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UT-Southwestern Study Suggests High Sugar Consumption May Be Linked To Colitis

Orange-colored soft drink is poured from a bottle into a glass.
Added sugars from foods and beverages contribute to high levels of sugar found in western diets that the UT study suggests may lead to colitis,

About 3 million people in the U.S. suffer from this form of inflammatory bowel disease. A recent study of mice suggests colitis may be linked to the amount of sugar and added sugars in food and beverages.

KERA’s Sam Baker talked about the study with Hasan Zaki, Ph.D. He's an Assistant Professor in UT-Southwestern Medical Center’s Department of Pathology.


The Reason For The Study

It is commonly viewed that the Western diet — high-sugar and high-fat — is a trigger for colitis, but there isn’t any experimental evidence. That's how we started this study: To understand the link between the Western food, particularly the high-sugar food, and colitis.

How Can High Sugar Consumption Lead To Colitis

So that's the question that we try to address in our study. We fed mice with 10% sugar — for example, glucose, fructose and sucrose for seven days — because we know most of the sob genes contain 10 to 15% sugar.

Then we induced colitis in those mice with a chemical, and we noticed that the mice treated with sugar developed severe colitis compared to untreated mice. We also fed another group of mice which were genetically susceptible to colitis.

The data from this suggests if you take high sugar in your diet it may actually induce colitis, or it may intensify if you already have colitis in your gut.

In our study, we basically found that only consuming high-sugar alters your gut microbiota. The bad bacteria is enhanced in our gut. There is a mucus layer that protects our intestinal cells and tissue from the bacteria that lives inside our gut. This increased growth of some bad bacteria degrades this mucus layer, and that actually helps to penetrate or invade those bacteria inside the intestinal tissue and cause infection and inflammation.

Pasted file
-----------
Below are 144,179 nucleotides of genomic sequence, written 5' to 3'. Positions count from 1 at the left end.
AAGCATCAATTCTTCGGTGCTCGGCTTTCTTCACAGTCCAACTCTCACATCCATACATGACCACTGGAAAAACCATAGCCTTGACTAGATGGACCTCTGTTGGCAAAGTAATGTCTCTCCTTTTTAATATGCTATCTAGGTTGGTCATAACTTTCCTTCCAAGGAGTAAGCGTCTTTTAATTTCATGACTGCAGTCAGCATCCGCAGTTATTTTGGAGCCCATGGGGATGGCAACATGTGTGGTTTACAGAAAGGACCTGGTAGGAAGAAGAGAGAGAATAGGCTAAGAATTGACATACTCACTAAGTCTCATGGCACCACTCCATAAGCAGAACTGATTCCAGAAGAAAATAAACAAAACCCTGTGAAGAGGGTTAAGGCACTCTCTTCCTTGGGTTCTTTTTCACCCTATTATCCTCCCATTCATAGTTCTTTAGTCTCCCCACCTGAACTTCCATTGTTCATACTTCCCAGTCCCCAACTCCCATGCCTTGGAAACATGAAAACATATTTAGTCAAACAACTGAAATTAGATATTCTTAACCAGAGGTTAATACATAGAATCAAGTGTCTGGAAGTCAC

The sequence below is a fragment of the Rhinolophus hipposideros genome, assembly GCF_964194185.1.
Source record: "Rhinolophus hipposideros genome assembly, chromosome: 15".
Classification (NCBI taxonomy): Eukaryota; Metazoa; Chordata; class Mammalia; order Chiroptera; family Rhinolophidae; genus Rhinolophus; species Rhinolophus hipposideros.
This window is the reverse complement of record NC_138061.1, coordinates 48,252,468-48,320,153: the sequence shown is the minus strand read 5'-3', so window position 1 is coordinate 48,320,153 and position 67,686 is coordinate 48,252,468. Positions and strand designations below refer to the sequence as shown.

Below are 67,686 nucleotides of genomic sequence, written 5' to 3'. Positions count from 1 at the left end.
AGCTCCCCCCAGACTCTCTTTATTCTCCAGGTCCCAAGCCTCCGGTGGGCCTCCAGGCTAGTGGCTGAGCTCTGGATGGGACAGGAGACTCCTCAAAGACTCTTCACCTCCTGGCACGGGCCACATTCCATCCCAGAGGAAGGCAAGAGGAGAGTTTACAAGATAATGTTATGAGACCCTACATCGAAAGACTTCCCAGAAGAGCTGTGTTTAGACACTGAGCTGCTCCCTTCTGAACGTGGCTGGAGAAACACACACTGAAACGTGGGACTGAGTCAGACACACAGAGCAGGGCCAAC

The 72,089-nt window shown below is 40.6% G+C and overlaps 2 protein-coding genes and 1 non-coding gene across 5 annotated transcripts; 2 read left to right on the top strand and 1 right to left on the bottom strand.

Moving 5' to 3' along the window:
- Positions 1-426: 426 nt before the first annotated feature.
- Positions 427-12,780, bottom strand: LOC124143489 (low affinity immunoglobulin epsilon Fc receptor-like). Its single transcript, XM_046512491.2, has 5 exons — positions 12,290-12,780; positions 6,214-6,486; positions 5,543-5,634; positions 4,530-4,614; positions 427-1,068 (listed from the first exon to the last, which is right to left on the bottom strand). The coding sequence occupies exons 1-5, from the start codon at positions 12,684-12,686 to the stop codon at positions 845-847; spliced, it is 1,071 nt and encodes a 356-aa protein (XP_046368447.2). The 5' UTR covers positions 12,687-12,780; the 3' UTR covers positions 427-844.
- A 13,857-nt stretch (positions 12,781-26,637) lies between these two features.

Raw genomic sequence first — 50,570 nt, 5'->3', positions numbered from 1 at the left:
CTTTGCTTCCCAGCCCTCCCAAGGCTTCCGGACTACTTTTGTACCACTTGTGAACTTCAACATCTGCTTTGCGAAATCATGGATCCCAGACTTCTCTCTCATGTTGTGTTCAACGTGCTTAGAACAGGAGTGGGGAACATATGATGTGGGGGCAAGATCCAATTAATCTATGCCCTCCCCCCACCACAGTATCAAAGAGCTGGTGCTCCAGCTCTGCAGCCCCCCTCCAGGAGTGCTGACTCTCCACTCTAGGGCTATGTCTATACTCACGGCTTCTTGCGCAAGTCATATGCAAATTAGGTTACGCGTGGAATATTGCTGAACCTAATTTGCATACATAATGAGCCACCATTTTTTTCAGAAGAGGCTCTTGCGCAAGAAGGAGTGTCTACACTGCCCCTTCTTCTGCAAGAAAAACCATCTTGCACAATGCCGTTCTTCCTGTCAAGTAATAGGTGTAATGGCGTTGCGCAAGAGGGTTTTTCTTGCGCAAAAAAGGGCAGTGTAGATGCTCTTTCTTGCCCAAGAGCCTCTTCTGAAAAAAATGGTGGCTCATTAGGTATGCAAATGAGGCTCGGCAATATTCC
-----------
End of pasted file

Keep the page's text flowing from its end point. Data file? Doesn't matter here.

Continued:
What The Study On Mice Means For People

On average, American people take more than 100 grams – 125, something like that, per day. It is recommended the amount of sugar should not be more than 10 or 25 grams per day maximum. So that means we are actually taking more than five to 10 times the sugar recommended by the World Health Organization. And that's what you see in the Western country — increased incidents of non-communicable disease, like obesity, diabetes, heart disease — all are linked with sugar.

All the natural food has sugar, so those sugars are not that bad. But with a Western diet, everything contains added sugar, especially the high fructose corn syrup, which is composed of glucose and fructose. In our study, we tried to understand what is the role of this glucose and fructose in our gut as well as in our health.

As We Approach The Holidays

We cannot avoid high-sugar food. This is part of our life, but we have to be careful. We have to limit the amount of sugar we take. You just have to monitor your diet, what kind of food you're taking, and calculate the amount of sugar you're taking. And then you have to just balance.


High Sugar Diet and Colitis Study


Interview highlights were lightly edited for clarity.

Got a tip? Email Sam Baker at You can follow Sam on Twitter @srbkera.

KERA News is made possible through the generosity of our members. If you find this reporting valuable, consider making a tax-deductible gifttoday. Thank you.

Sam Baker is KERA's senior editor and local host for Morning Edition. The native of Beaumont, Texas, also edits and produces radio commentaries and Vital Signs, a series that's part of the station's Breakthroughs initiative. He also was the longtime host of KERA 13’s Emmy Award-winning public affairs program On the Record. He also won an Emmy in 2008 for KERA’s Sharing the Power: A Voter’s Voice Special, and has earned honors from the Associated Press and the Public Radio News Directors Inc.